SEN support in schools - teaching beyond exams

When we support SEN students in school we provide (or aim to provide) a mix of TA support, withdrawal interventions, differentiated teaching in the classroom and so on.  The aim of this is to help our SEN students access learning in class to pass exams or get better test scores.  This means we are brilliant educators and we can have a big pat on the back from Ofsted.  But does it?

Ask yourself two questions:

1.      How much of what you put in place supports their learning at home?

2.      How much of what you put in place will support their life after school?

Bet I know the answer – not much (if your answer is lots, well done, do give yourself a massive pat on the back from me).  The education system is so focused on results that we often forget about life preparation and this affects SEN student more than others.

When little Johnny has to read something, or complete something in the ‘real’ world will he be able to do it?  He had a TA to help him in his geography lesson to ensure he understood tectonic plates and ox-bow lakes (ahhh fond memories) but will he be able to read a job application or a medical form? Will he know how to do this without a TA?

Sarah has difficulty writing, but we don’t want to give her a laptop as she is slow typist so let’s have a TA scribe for her instead, that way she’s not disadvantaged.  When she leaves education, and has the most brilliant idea that will change the world, will she know how to write to people about it?  In all likelihood, no.  So humanity will die because Sarah wasn’t taught to type or use voice to test software.

OK it may seem like I am exaggerating, and I might be just a touch, but what if Stephen Hawking had only had a human TA to support him and hadn’t used all the other brilliant technology available to him?  How much would society have missed out on – LOTS. 

As educators, we need to start looking past the exams and getting the best results.  We need to ensure that we provide our SEN students with the best independent learning equipment and strategies so they can live beyond exams and be prepared for the real world.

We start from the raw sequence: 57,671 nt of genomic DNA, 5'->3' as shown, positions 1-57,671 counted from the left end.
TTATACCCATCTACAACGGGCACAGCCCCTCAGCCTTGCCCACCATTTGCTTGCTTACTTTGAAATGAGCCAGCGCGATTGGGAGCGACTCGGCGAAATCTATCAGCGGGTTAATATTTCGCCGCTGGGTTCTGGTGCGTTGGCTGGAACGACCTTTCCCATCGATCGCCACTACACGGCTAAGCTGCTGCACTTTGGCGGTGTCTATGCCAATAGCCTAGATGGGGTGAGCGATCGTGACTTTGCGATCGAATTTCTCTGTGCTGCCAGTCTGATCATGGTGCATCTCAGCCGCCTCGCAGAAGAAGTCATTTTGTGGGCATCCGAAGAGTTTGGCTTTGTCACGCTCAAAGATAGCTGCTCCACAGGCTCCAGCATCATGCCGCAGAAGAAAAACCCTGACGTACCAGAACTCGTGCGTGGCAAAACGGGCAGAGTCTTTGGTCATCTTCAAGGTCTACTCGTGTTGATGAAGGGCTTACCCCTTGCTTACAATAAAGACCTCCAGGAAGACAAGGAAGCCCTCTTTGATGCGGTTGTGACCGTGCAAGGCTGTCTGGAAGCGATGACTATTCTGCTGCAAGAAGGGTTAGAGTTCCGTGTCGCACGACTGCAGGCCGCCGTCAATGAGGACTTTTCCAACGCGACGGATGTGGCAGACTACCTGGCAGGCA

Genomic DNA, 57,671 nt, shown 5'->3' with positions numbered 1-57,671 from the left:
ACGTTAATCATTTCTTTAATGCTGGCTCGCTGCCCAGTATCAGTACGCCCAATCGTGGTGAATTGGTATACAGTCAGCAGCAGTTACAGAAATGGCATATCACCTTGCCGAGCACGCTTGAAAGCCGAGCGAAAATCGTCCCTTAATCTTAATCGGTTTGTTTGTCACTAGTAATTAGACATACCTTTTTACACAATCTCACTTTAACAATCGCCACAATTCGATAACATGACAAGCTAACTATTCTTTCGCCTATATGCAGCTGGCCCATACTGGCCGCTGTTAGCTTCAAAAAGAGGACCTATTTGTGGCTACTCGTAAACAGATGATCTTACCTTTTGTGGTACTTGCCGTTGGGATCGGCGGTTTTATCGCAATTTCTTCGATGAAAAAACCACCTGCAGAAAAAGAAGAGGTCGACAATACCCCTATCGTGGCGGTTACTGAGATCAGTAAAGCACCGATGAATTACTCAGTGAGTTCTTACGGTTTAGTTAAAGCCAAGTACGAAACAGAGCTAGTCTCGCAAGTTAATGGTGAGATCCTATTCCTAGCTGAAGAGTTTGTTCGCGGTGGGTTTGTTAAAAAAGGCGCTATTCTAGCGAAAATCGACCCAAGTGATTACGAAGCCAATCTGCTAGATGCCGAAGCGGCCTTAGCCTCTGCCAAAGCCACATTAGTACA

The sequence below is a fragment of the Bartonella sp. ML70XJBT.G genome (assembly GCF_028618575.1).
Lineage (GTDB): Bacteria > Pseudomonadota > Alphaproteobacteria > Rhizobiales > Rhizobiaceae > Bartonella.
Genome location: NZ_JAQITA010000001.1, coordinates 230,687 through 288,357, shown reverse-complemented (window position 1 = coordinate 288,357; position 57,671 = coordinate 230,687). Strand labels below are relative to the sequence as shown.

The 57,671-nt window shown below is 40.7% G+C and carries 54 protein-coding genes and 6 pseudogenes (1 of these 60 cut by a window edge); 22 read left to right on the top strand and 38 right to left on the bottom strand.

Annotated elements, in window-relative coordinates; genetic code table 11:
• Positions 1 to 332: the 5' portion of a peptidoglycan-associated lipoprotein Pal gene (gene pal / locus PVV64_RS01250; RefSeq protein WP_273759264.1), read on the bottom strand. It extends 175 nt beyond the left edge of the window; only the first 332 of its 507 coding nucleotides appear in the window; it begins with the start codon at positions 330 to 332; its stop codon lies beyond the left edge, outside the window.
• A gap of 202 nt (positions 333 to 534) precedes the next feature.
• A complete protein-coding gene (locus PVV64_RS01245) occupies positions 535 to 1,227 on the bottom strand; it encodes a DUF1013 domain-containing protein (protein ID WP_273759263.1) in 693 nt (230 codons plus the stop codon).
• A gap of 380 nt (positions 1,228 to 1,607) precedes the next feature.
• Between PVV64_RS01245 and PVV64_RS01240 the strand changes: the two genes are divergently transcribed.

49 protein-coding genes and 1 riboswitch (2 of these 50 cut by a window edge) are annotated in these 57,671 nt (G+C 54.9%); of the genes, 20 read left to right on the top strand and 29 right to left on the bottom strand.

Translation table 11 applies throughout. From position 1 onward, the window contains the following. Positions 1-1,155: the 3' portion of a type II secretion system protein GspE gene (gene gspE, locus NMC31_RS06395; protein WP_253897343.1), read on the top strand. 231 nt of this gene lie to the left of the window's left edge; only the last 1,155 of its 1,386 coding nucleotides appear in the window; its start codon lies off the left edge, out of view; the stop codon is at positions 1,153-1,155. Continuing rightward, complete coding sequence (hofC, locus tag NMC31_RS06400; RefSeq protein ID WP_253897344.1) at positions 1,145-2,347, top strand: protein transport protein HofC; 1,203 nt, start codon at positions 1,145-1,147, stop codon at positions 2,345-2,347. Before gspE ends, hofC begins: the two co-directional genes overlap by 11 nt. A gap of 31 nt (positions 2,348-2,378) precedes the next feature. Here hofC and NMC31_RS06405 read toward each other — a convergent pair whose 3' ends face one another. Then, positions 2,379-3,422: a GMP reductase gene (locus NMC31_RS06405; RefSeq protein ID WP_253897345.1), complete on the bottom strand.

Ironically, studies show that independent learning for SEN students leads to better results whilst they are still in school as well.   Independent learning also has a massive positive effect on self-esteem which again has a positive effect on learning so MASSIVE benefits for schools in the pursuit of the league table data.

But it’s not just about life after they leave school we should think about.  How much of the SEN support we put in place during the day is accessible or provided at home?  That fab piece of software in school – can they do it at home? Do they have a computer at home? Do they have internet access at home?  It’s surprising how many people don’t. 

Another thing I also hear a lot is ‘well they are quite slow at typing’. Ah right ok, how can they get better at typing? Practice?  Yes, they may have a condition which means their typing may not improve, or they are physically unable to type so let’s use voice to text software which is freely available on pretty much most computer software and phones.

On a side note – when training and discussing accessibility for children and parents, I ask how many schools know who has a computer at home and who has internet.  It’s scary how many schools don’t know. They assume everyone does nowadays but actually a lot of people don’t.  And you know the old joke about assuming things……..

Just to be clear, I am not advocating getting rid of TAs, far from it.  Correctly trained and used TAs are brilliant. However, in lessons they should never be recording information or writing for students. There is so much available to allow students to do this for themselves.

So, when we put in place all this support in school to be able learn about the Tudors (is there anyone who doesn’t know about the Tudors), will they be able to have that support at home?  And are we preparing them for life after school?   Let’s review our practice and move forwards. Stop disabling and start enabling our SEN students to live their life independently.